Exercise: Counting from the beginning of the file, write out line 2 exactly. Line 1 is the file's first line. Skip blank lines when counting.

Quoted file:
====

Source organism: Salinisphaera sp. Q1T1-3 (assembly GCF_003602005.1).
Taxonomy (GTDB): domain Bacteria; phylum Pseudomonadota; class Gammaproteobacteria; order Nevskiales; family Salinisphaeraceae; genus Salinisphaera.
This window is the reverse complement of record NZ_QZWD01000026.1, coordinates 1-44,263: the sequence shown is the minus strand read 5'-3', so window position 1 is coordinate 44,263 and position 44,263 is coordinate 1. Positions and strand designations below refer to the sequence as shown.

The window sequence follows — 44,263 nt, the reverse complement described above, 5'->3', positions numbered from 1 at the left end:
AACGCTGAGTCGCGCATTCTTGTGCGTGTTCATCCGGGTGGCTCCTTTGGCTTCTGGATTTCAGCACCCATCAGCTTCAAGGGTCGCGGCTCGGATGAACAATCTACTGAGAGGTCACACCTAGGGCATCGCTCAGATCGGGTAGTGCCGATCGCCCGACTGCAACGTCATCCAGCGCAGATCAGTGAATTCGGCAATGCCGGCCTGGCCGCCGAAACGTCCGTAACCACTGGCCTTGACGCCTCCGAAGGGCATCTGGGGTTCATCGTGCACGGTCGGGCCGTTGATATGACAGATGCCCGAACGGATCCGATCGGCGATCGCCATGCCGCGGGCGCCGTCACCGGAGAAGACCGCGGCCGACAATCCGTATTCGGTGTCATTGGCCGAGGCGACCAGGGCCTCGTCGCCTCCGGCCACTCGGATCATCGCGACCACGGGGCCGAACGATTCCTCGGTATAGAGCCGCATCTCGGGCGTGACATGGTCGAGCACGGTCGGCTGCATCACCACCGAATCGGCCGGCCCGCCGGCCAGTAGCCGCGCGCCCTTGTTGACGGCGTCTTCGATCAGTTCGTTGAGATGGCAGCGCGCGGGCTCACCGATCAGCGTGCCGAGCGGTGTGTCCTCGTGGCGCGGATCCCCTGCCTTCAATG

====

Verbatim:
Taxonomy (GTDB): domain Bacteria; phylum Pseudomonadota; class Gammaproteobacteria; order Nevskiales; family Salinisphaeraceae; genus Salinisphaera.